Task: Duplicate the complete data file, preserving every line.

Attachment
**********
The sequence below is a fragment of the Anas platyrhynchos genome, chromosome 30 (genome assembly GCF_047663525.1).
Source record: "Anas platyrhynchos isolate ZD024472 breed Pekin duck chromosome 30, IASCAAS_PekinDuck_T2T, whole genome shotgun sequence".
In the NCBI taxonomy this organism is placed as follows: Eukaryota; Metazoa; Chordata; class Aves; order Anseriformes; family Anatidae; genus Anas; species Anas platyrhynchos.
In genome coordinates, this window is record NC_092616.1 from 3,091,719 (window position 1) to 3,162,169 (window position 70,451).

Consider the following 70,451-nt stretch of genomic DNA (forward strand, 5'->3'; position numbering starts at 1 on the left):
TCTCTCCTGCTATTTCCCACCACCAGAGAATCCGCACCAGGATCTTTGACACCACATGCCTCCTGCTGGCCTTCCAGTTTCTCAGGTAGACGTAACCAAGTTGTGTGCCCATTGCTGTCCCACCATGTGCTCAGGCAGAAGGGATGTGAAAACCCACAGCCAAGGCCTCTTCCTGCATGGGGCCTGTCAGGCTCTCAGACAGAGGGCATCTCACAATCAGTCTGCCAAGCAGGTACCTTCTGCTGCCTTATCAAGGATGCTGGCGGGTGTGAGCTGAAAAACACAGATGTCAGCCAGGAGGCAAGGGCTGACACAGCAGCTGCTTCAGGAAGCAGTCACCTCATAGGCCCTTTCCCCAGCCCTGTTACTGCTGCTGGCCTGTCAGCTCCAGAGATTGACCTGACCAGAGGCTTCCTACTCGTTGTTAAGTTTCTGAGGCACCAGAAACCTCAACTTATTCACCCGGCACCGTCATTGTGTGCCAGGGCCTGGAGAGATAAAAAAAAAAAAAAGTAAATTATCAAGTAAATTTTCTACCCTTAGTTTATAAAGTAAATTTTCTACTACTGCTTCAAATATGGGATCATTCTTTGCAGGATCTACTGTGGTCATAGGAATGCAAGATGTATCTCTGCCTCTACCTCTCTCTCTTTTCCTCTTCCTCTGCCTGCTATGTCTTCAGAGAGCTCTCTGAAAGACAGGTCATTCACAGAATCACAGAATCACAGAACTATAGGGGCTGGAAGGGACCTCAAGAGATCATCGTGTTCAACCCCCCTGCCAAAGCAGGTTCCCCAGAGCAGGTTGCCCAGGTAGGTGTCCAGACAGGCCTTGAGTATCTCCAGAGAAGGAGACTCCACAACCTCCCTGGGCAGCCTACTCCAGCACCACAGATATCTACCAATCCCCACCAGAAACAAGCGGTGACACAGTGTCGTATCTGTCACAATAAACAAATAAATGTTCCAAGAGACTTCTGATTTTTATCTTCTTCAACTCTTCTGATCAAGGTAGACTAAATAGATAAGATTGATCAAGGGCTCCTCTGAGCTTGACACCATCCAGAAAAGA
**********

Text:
The sequence below is a fragment of the Anas platyrhynchos genome, chromosome 30 (genome assembly GCF_047663525.1).
Source record: "Anas platyrhynchos isolate ZD024472 breed Pekin duck chromosome 30, IASCAAS_PekinDuck_T2T, whole genome shotgun sequence".
In the NCBI taxonomy this organism is placed as follows: Eukaryota; Metazoa; Chordata; class Aves; order Anseriformes; family Anatidae; genus Anas; species Anas platyrhynchos.
In genome coordinates, this window is record NC_092616.1 from 3,091,719 (window position 1) to 3,162,169 (window position 70,451).

Consider the following 70,451-nt stretch of genomic DNA (forward strand, 5'->3'; position numbering starts at 1 on the left):
TCTCTCCTGCTATTTCCCACCACCAGAGAATCCGCACCAGGATCTTTGACACCACATGCCTCCTGCTGGCCTTCCAGTTTCTCAGGTAGACGTAACCAAGTTGTGTGCCCATTGCTGTCCCACCATGTGCTCAGGCAGAAGGGATGTGAAAACCCACAGCCAAGGCCTCTTCCTGCATGGGGCCTGTCAGGCTCTCAGACAGAGGGCATCTCACAATCAGTCTGCCAAGCAGGTACCTTCTGCTGCCTTATCAAGGATGCTGGCGGGTGTGAGCTGAAAAACACAGATGTCAGCCAGGAGGCAAGGGCTGACACAGCAGCTGCTTCAGGAAGCAGTCACCTCATAGGCCCTTTCCCCAGCCCTGTTACTGCTGCTGGCCTGTCAGCTCCAGAGATTGACCTGACCAGAGGCTTCCTACTCGTTGTTAAGTTTCTGAGGCACCAGAAACCTCAACTTATTCACCCGGCACCGTCATTGTGTGCCAGGGCCTGGAGAGATAAAAAAAAAAAAAAGTAAATTATCAAGTAAATTTTCTACCCTTAGTTTATAAAGTAAATTTTCTACTACTGCTTCAAATATGGGATCATTCTTTGCAGGATCTACTGTGGTCATAGGAATGCAAGATGTATCTCTGCCTCTACCTCTCTCTCTTTTCCTCTTCCTCTGCCTGCTATGTCTTCAGAGAGCTCTCTGAAAGACAGGTCATTCACAGAATCACAGAATCACAGAACTATAGGGGCTGGAAGGGACCTCAAGAGATCATCGTGTTCAACCCCCCTGCCAAAGCAGGTTCCCCAGAGCAGGTTGCCCAGGTAGGTGTCCAGACAGGCCTTGAGTATCTCCAGAGAAGGAGACTCCACAACCTCCCTGGGCAGCCTACTCCAGCACCACAGATATCTACCAATCCCCACCAGAAACAAGCGGTGACACAGTGTCGTATCTGTCACAATAAACAAATAAATGTTCCAAGAGACTTCTGATTTTTATCTTCTTCAACTCTTCTGATCAAGGTAGACTAAATAGATAAGATTGATCAAGGGCTCCTCTGAGCTTGACACCATCCAGAAAAGA